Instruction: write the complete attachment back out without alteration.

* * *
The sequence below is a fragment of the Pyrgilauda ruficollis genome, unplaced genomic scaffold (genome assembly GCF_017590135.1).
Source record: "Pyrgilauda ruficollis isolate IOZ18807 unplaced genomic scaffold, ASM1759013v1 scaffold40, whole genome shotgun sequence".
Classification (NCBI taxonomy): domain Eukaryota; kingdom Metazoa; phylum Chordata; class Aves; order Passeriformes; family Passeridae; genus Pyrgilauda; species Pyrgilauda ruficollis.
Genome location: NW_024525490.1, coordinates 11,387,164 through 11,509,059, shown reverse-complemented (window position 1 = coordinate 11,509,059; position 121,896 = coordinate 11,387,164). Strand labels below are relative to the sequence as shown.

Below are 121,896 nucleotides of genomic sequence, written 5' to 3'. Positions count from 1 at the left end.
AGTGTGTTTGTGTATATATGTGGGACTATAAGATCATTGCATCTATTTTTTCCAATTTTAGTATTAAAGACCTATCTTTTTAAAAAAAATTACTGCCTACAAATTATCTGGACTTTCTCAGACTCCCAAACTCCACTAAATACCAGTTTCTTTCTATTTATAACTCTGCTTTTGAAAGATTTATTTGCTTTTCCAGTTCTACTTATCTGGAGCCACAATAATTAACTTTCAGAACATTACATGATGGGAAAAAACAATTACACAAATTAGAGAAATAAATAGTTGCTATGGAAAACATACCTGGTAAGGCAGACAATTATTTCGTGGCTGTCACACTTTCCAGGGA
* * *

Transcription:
The sequence below is a fragment of the Pyrgilauda ruficollis genome, unplaced genomic scaffold (genome assembly GCF_017590135.1).
Source record: "Pyrgilauda ruficollis isolate IOZ18807 unplaced genomic scaffold, ASM1759013v1 scaffold40, whole genome shotgun sequence".
Classification (NCBI taxonomy): domain Eukaryota; kingdom Metazoa; phylum Chordata; class Aves; order Passeriformes; family Passeridae; genus Pyrgilauda; species Pyrgilauda ruficollis.
Genome location: NW_024525490.1, coordinates 11,387,164 through 11,509,059, shown reverse-complemented (window position 1 = coordinate 11,509,059; position 121,896 = coordinate 11,387,164). Strand labels below are relative to the sequence as shown.

Below are 121,896 nucleotides of genomic sequence, written 5' to 3'. Positions count from 1 at the left end.
AGTGTGTTTGTGTATATATGTGGGACTATAAGATCATTGCATCTATTTTTTCCAATTTTAGTATTAAAGACCTATCTTTTTAAAAAAAATTACTGCCTACAAATTATCTGGACTTTCTCAGACTCCCAAACTCCACTAAATACCAGTTTCTTTCTATTTATAACTCTGCTTTTGAAAGATTTATTTGCTTTTCCAGTTCTACTTATCTGGAGCCACAATAATTAACTTTCAGAACATTACATGATGGGAAAAAACAATTACACAAATTAGAGAAATAAATAGTTGCTATGGAAAACATACCTGGTAAGGCAGACAATTATTTCGTGGCTGTCACACTTTCCAGGGA